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Creating Form

June 2010

Vera Pavlova's first poetry collection in English is If There is Something to Desire: One Hundred Poemsx. (Translated by her husband, Steven Seymour.) The collection contains 100 poems, most less than ten lines.

Of course, with translations, we never know if the original form has been retained. Her poems are generally untitled or numbered. The model used for this prompt was the title poem from that collection.

Do you see the form in her 8 lines? I don't know a name for it, but the A, B, B, C, C, D, D, A repetition is there.

You might try her form, but I think it might be too limiting. So, here's this month's variation for the prompt:
Write an 8 line poem that has your own created form. You might experiment with rhyme scheme, line breaks, repetition, syllables.

The subject is wide open for this abbreviated month's prompt.

There are more poems by Vera Pavlova, some responses to this prompt and other things poetic on the Poets Online blog.


My two-stroke motor whirs
through foxtails, wild oats, thistle, burrs.
It sizzles, buzzes, hums
while breeze through knee-high grasses thrums
a dance-step, rhythmic, slow,
and with a swing and sway I go
between this earth and sky.
Above, a red hawk’s harvest cry.

Taylor Graham


The weather report,
Another cold day
In the city where you live,
Without me.

It's breaking my heart,
I cannot be there
To put my arms around you,
Keep you warm.

Russ Allison Loar


All poems are international.
This poem is foreign away from here.
These words are translated.
The form has been lost.
The lines don't rhyme.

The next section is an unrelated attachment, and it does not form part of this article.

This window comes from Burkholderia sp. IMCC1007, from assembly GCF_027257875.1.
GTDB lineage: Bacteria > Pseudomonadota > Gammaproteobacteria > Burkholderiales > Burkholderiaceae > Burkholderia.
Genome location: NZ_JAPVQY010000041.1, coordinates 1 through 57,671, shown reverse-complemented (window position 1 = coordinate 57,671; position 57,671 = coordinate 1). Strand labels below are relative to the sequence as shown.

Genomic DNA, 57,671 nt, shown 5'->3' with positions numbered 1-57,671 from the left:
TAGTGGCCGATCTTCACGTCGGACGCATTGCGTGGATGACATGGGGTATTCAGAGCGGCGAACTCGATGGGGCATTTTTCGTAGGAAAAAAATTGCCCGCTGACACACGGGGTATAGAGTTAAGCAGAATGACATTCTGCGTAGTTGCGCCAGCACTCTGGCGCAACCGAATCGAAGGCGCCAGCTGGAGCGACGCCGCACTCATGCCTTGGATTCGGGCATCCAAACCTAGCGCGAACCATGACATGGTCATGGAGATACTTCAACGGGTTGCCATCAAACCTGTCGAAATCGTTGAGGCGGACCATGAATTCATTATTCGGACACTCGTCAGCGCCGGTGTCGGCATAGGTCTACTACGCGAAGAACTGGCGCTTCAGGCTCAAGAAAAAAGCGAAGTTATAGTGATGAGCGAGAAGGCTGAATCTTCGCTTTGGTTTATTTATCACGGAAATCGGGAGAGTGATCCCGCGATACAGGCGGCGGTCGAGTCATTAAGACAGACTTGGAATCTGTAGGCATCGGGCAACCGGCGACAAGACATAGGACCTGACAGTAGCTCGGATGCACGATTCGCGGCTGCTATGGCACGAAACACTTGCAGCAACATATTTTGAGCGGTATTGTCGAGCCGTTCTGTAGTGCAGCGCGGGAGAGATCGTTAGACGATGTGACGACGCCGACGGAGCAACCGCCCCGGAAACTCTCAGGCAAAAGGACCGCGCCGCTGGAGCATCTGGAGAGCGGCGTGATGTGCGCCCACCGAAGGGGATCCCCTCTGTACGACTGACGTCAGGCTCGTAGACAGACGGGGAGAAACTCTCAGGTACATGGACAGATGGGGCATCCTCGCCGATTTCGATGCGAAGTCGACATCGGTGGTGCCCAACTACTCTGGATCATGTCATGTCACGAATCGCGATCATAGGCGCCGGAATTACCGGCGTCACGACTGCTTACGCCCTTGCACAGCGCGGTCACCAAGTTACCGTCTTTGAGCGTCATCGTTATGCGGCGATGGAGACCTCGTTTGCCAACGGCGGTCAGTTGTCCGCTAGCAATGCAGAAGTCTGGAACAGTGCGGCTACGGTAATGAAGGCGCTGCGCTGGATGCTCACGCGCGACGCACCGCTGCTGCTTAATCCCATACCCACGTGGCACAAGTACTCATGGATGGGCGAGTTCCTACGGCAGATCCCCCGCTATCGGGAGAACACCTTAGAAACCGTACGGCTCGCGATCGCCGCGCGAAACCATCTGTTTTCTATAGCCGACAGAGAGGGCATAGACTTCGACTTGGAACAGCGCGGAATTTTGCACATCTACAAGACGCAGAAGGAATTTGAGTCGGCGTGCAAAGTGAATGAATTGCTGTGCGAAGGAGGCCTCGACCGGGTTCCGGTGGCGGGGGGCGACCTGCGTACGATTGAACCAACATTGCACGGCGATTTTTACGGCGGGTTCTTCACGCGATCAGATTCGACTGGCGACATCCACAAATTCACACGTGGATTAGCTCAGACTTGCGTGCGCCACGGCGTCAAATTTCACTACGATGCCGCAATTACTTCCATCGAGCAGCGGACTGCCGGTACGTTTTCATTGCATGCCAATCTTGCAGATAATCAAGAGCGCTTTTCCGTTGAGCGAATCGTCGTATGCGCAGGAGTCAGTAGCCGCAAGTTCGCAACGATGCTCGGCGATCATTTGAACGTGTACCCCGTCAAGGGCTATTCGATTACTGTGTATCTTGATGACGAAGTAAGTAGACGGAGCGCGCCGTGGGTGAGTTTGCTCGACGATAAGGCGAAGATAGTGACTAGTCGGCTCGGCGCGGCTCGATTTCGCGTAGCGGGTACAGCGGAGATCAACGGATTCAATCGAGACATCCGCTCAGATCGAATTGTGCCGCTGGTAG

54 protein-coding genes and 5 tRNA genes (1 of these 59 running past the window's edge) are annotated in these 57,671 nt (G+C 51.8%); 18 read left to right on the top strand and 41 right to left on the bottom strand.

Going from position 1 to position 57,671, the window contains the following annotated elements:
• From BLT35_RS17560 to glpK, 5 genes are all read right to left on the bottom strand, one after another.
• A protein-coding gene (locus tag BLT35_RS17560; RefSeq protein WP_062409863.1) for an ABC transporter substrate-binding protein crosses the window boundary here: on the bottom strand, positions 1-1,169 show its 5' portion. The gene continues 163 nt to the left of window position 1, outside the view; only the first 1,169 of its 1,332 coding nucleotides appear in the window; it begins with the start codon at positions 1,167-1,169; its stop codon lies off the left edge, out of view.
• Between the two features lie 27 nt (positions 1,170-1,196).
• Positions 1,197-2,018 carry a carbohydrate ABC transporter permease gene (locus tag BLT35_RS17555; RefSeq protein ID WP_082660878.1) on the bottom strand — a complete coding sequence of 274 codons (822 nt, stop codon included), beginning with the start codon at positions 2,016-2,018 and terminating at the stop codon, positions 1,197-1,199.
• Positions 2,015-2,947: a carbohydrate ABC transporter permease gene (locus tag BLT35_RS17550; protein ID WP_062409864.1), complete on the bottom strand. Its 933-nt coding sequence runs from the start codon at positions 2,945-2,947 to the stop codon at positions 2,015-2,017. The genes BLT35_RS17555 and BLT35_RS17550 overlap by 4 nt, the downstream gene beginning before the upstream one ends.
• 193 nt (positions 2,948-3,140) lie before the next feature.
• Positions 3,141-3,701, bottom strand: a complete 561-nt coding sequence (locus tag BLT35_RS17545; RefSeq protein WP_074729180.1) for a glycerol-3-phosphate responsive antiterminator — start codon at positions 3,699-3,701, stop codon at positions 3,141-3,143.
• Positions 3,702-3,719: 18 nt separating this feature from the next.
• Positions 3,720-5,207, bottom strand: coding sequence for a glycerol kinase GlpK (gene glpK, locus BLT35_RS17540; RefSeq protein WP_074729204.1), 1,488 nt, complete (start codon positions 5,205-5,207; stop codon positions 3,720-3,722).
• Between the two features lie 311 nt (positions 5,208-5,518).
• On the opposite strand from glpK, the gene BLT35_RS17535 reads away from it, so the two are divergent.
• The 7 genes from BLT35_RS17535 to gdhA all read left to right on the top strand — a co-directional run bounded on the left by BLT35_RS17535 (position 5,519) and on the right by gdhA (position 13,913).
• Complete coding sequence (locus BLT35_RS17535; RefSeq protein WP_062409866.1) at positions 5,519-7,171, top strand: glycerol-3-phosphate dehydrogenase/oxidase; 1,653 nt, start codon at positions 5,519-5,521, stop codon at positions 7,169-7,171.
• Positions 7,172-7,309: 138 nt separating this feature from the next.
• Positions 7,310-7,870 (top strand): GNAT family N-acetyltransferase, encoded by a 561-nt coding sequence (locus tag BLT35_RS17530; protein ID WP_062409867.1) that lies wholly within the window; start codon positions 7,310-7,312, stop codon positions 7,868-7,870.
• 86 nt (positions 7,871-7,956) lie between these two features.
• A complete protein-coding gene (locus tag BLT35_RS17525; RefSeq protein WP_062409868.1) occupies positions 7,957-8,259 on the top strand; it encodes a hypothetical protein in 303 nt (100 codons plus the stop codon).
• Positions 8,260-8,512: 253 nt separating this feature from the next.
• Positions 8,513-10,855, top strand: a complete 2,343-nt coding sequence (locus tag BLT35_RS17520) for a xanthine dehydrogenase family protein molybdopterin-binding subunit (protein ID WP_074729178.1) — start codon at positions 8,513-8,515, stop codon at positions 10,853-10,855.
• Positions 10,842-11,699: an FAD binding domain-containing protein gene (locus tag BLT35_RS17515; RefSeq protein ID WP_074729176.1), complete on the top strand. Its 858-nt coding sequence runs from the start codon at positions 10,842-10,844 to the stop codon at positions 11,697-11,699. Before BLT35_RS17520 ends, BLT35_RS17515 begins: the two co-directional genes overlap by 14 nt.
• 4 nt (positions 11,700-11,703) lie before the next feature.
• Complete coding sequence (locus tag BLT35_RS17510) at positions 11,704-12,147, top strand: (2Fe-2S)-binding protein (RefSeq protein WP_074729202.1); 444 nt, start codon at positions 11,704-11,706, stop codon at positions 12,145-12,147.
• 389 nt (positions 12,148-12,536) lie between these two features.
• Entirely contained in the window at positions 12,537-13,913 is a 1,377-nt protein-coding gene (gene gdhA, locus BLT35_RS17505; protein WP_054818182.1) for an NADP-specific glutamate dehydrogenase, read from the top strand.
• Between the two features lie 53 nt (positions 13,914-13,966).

Eventually, all novels are historical novels.
You don't find form: it finds you.

Lianna Wright


will I
dream again
of cloudless skies
of fireflies
or rains in
my eye;
when ?

Lady Nimue


When Charon left the boat, it was taking on water.
The ferryman of Hades sat on the shore drinking coffee.
Souls of the newly deceased were wandering off.
The waters of the rivers Styx and Acheron were unusually calm.
He sat at a table idly stacking coins of passage.
This dreary coast. This sordid god. How far back to the gates?
He might shave his beard, comb his hair, bathe, douse the hollow furnaces of his eyes.
He might abandon ship.

Charles Michaels

The Catcher in the Rye

Holden flashback: three days and nights in New York City.
No dormitory bed, but a cheap hotel one.
Allie's baseball mitt carries his poems.
Holden tried to write a poem about James Castle and his turtleneck sweater.
He tried to write about Phoebe, and the few people who were for real,
but he could not write, only erase words from the walls,
and wasted the rest of his life trying to catch kids before they fell off that crazy cliff.

Pamela Milne


Here I am scribbling in my unheroic solitude,
but ottava rima will not give me a Don Juan way.
Luckily, no Buddha here. I am not enlightened.
I am the sun at night, the star in day.
There can be no poetry for the enlightened.
I am tuning this little engine of language as a way
to pretend to myself that I will never be dead,
but begin to discover the end of infinity instead.

Ken Ronkowitz


jeremiah is a liar
pants on pants off
he's on fire
he's in dire need so
does his thing
with yellin' helen
she's a felon but who's
tellin' jokes folks

marie a. mennuto-rovello